Limited Hours Exception - An employee is disregarded for purposes of determining an ATEO’s five highest paid employees for a taxable year if s/he was not paid or granted a legally binding right to non-vested remuneration by the ATEO or any related organization, and if his/her time (measured in hours or days) spent performing services for the ATEO during an applicable year is less than 10% of the time spent performing services for the entire related group. A safe harbor also exists, whereby an individual is disregarded if s/he does not work more than 100 hours for the ATEO and any related organization during an applicable year, thereby automatically satisfying the less than 10% of hours rule.

Limited Service Exception – The Final Regulations also address situations where the individual provides services to more than one related ATEO. In such cases, an employee is disregarded if the ATEO paid less than 10% of the employee’s total remuneration from the related group, and a related ATEO paid at least 10% of the employee’s total remuneration from the related group.


Remuneration to covered employees includes wages under Section 3401(a) and any amounts required to be included in gross income under Section 457(f). Under Section 457(f), remuneration is included in the calculation of the $1 million excess compensation when such amounts are no longer subject to a substantial risk of forfeiture. The Final Regulations point out that 457(f) requires amounts to be taking into account unless such compensation is conditioned upon the performance of substantial future services. Presently, the Proposed Regulations under 457(f) can be relied upon in making the determination of whether amounts are subject to a substantial risk of forfeiture.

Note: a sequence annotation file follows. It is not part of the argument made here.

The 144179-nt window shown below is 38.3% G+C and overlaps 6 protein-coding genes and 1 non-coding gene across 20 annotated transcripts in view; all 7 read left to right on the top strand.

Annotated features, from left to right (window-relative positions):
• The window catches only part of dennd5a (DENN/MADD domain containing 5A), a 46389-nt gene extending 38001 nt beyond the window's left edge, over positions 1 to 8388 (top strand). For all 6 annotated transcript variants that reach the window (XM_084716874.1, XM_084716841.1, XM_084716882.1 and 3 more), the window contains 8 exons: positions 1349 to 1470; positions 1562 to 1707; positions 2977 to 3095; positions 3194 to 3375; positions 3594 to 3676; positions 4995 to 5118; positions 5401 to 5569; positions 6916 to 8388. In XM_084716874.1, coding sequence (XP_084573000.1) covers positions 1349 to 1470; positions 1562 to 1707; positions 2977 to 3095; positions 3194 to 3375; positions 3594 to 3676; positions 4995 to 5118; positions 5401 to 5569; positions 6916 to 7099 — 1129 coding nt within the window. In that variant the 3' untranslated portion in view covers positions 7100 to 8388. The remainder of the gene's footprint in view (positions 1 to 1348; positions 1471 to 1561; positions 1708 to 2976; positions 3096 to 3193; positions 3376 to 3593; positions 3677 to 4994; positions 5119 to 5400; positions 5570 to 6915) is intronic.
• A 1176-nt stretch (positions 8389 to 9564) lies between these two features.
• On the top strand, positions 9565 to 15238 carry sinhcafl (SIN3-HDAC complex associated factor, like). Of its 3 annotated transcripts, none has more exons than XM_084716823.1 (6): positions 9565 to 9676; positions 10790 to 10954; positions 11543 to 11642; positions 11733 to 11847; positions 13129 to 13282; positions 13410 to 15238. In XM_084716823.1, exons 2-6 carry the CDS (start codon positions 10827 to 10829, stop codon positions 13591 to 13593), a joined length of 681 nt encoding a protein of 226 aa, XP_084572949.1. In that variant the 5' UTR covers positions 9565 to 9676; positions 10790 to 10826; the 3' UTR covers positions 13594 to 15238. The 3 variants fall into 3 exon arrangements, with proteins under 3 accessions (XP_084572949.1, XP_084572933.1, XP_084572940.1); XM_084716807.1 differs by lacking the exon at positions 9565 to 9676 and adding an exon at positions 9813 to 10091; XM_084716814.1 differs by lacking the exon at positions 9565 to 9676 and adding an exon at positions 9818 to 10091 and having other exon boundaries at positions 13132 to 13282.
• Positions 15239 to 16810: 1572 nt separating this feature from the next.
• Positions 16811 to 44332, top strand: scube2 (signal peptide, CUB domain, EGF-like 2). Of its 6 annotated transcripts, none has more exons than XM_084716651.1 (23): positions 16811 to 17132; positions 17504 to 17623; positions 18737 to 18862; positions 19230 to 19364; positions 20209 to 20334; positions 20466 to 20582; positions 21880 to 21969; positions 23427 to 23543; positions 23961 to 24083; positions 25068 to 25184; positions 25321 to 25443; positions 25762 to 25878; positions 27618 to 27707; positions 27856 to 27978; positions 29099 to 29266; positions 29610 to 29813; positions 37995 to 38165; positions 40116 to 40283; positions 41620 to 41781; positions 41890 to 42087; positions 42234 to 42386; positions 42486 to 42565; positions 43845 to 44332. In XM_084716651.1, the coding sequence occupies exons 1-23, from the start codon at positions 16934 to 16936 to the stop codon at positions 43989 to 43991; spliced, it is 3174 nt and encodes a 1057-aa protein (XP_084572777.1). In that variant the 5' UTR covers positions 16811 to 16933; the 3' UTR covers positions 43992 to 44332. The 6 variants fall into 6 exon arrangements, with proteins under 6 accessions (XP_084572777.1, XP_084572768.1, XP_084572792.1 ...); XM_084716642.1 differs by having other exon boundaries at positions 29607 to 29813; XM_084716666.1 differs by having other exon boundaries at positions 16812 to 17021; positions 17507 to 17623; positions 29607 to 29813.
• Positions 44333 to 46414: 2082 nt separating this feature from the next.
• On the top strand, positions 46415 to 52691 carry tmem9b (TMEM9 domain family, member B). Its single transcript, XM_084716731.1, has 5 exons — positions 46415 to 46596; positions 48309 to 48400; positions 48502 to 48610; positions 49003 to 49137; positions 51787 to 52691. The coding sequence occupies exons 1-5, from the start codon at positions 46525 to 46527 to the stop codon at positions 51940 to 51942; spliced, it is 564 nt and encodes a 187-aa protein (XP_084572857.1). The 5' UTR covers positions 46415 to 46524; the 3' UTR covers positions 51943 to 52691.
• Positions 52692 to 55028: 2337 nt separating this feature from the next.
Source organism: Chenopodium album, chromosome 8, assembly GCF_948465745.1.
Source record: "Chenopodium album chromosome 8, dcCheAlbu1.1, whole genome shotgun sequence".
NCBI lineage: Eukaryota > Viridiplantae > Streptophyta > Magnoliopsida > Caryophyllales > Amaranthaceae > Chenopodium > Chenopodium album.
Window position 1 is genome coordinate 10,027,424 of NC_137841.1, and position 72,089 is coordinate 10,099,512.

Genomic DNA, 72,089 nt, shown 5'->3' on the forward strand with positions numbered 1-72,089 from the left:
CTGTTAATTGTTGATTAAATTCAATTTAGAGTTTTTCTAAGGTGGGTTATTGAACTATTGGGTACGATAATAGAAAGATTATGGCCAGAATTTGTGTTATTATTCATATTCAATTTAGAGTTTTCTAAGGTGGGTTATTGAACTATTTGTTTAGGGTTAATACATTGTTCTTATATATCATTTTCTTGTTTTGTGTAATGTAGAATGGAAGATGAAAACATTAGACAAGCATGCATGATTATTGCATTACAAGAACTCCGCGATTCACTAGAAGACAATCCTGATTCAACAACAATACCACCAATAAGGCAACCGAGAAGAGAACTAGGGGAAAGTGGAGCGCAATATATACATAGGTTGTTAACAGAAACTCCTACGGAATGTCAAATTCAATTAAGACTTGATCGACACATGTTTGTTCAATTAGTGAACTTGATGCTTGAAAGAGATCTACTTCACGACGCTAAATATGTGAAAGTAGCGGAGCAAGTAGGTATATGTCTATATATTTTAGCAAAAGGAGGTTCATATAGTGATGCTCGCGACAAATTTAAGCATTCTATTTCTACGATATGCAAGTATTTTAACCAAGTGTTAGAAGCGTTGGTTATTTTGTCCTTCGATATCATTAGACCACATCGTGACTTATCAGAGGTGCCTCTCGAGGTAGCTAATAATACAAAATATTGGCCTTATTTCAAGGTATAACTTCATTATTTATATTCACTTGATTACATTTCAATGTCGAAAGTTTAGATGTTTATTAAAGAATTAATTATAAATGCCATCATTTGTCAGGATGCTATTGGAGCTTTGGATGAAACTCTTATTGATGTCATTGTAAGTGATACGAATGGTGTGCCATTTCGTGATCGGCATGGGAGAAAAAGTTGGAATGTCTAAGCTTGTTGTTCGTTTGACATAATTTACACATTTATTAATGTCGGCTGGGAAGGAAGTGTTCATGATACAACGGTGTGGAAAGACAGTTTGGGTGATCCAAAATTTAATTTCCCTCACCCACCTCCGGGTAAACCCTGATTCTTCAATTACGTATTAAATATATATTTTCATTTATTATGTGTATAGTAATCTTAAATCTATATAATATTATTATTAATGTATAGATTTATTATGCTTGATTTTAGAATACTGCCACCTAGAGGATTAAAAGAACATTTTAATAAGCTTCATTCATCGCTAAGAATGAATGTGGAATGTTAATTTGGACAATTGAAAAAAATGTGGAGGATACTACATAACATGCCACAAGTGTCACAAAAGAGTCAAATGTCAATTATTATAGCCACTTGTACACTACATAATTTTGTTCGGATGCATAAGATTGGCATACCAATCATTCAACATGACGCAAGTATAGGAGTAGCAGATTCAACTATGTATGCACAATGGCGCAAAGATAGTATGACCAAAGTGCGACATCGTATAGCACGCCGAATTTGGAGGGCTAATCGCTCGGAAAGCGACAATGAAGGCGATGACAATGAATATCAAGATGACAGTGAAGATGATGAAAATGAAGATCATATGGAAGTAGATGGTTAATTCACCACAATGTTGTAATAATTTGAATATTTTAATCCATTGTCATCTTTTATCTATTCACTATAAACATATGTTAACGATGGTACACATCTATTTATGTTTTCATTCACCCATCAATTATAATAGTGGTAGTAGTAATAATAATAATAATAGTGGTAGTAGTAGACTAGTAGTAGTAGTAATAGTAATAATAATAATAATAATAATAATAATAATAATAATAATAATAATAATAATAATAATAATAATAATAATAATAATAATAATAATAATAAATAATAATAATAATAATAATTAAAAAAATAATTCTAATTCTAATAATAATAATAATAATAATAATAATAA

Remuneration does not include the portion of any remuneration paid to a licensed medical professional for the performance of medical services. The Final Regulations are consistent with prior guidance in allowing ATEOs to make a reasonable, good faith allocation of remuneration for medical services and non-medical services provided by an employee. Such an allocation may be based on the terms of a written employment agreement, an analysis of patient, billing or time records, or an estimate of comparable services provided by similarly situated employees.